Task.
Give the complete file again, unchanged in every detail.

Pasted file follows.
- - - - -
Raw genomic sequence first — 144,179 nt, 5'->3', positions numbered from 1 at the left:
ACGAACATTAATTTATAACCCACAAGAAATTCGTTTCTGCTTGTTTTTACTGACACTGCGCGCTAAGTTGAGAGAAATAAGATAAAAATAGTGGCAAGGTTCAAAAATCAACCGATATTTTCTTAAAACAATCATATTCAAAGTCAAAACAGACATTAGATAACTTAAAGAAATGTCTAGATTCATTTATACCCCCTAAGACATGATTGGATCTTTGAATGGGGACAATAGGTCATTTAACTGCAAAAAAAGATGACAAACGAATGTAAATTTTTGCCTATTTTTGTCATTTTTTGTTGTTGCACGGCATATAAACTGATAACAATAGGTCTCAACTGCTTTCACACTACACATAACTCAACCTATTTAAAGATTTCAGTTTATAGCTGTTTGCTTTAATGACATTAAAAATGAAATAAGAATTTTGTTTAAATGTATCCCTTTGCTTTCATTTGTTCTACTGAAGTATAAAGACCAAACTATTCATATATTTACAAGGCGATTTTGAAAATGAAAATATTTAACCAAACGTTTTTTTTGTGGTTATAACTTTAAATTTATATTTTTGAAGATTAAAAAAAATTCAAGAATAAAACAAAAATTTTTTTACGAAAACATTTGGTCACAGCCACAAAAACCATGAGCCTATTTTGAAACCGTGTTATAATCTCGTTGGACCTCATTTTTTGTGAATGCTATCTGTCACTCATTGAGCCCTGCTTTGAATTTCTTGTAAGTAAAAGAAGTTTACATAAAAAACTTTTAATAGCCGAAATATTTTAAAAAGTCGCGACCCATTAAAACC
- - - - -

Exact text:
Raw genomic sequence first — 144,179 nt, 5'->3', positions numbered from 1 at the left:
ACGAACATTAATTTATAACCCACAAGAAATTCGTTTCTGCTTGTTTTTACTGACACTGCGCGCTAAGTTGAGAGAAATAAGATAAAAATAGTGGCAAGGTTCAAAAATCAACCGATATTTTCTTAAAACAATCATATTCAAAGTCAAAACAGACATTAGATAACTTAAAGAAATGTCTAGATTCATTTATACCCCCTAAGACATGATTGGATCTTTGAATGGGGACAATAGGTCATTTAACTGCAAAAAAAGATGACAAACGAATGTAAATTTTTGCCTATTTTTGTCATTTTTTGTTGTTGCACGGCATATAAACTGATAACAATAGGTCTCAACTGCTTTCACACTACACATAACTCAACCTATTTAAAGATTTCAGTTTATAGCTGTTTGCTTTAATGACATTAAAAATGAAATAAGAATTTTGTTTAAATGTATCCCTTTGCTTTCATTTGTTCTACTGAAGTATAAAGACCAAACTATTCATATATTTACAAGGCGATTTTGAAAATGAAAATATTTAACCAAACGTTTTTTTTGTGGTTATAACTTTAAATTTATATTTTTGAAGATTAAAAAAAATTCAAGAATAAAACAAAAATTTTTTTACGAAAACATTTGGTCACAGCCACAAAAACCATGAGCCTATTTTGAAACCGTGTTATAATCTCGTTGGACCTCATTTTTTGTGAATGCTATCTGTCACTCATTGAGCCCTGCTTTGAATTTCTTGTAAGTAAAAGAAGTTTACATAAAAAACTTTTAATAGCCGAAATATTTTAAAAAGTCGCGACCCATTAAAACC